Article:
When travelling I make a sincere effort to throw overboard all preju¬dices concerning food. Consequently after a brief period of struggle I had already come to terms with nudc-mdm, about which almost every writer on Indo-China since the first Jesuit has grumbled so consistently. I felt indeed that I had taken the first steps towards connoisseurship, and it was in this spirit that I congratulated the Governor on his supply which was the colour of pale honey, thickish and of obvious excellence. Nudc-mdm is produced by the fermentation of juices exuded by layers of fish sub¬jected to pressure between layers of salt. The best result as in viniculture is produced by the first drawing-off, before artificial pressure is applied, and there are three or more subsequent pressings with consequent deteriorations in quality. First crus are allowed to mature like brandy, improving steadily with age. The Governor told me that he thought his stock, which he had inherited, was over a hundred years old. All the fierce ammoniacal exhalations were long since spent, and what remained was not more than a whiff of mellow corruption. Taking a grain of cooked rice, he deposited it on the golden surface, where it remained supported by the tension – an infallible test of quality, he said.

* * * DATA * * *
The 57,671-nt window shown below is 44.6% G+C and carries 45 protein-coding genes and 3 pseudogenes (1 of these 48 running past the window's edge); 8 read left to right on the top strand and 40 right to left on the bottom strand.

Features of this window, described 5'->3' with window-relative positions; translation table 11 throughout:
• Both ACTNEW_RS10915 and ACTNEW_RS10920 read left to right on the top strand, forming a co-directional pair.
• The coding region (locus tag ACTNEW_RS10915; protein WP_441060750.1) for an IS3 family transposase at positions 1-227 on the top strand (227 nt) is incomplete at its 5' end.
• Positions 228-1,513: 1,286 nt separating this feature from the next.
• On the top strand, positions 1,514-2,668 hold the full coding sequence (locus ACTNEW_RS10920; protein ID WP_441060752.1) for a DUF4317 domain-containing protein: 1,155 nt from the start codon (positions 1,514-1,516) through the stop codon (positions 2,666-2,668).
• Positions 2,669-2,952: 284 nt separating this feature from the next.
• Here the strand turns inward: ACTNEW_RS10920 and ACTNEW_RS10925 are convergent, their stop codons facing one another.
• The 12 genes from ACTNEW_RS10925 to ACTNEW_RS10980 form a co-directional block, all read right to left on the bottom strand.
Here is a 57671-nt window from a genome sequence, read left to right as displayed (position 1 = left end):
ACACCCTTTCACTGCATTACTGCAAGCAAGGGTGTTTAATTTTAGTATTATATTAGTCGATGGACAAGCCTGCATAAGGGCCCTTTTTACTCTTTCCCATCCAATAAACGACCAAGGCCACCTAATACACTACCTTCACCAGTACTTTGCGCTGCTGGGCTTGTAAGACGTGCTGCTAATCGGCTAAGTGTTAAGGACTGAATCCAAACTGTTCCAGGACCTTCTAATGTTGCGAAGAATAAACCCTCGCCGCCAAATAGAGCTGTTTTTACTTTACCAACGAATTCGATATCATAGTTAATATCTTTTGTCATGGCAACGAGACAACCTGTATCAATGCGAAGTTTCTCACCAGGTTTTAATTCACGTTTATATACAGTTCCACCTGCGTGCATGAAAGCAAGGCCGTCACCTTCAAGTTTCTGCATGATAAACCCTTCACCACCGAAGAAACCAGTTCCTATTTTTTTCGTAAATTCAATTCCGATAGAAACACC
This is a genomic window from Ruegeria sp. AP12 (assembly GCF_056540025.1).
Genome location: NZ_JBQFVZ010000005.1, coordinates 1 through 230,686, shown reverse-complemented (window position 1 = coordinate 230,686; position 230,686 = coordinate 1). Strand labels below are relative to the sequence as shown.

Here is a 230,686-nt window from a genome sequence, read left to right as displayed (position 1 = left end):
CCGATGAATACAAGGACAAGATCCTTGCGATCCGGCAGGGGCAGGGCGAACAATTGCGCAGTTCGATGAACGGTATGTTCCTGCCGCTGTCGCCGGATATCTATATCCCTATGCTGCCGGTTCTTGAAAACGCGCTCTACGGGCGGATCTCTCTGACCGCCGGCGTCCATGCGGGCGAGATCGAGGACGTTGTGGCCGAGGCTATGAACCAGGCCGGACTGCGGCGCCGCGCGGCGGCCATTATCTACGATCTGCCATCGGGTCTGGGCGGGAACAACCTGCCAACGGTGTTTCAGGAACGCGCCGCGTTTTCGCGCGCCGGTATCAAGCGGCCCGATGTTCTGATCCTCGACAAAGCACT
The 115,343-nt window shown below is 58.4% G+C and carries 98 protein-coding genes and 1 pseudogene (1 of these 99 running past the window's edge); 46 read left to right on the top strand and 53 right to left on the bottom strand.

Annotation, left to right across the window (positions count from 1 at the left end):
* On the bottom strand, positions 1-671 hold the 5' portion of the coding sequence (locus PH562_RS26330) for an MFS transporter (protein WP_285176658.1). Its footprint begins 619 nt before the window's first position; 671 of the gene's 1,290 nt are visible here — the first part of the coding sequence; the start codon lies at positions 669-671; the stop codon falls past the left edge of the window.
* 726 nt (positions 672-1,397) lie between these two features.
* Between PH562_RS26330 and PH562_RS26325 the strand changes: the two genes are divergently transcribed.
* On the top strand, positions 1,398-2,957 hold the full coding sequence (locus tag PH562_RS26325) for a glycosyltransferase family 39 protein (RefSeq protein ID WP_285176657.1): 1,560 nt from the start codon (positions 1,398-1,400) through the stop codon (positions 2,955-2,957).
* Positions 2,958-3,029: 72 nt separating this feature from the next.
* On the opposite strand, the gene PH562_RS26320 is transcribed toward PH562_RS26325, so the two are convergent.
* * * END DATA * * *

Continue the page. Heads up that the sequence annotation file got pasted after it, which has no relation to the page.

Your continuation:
After the Cha Gio came a flux of delicacies, designed undoubtedly to provoke curiosity and admiration and to provide the excuse for enormously prolonged dalliance at the table, rather than to appease gross appetites. The Vietnamese picked judiciously at the breasts of lacquered pigeons, the sliced coxcombs and the tiny diaphanous fish, while the Europeans ate with barbarian forthrightness, finding their chopsticks useful to illustrate with fine flourishes – since shoptalk had crept in – the feints, the encirclements, the annihilation. The Governor had been pre-sented with a remarkable lighter, an unwieldy engine, which commanded admiration by producing flame in some quite unexpected way. How this was done, I have forgotten, but I know that it was not by friction on a flint. Throughout the meal he could hardly bear to put this away and fiddled continually with it between the courses, while his guests stuffed themselves with the rare meats he hardly touched. For me there was an allegory in this scene.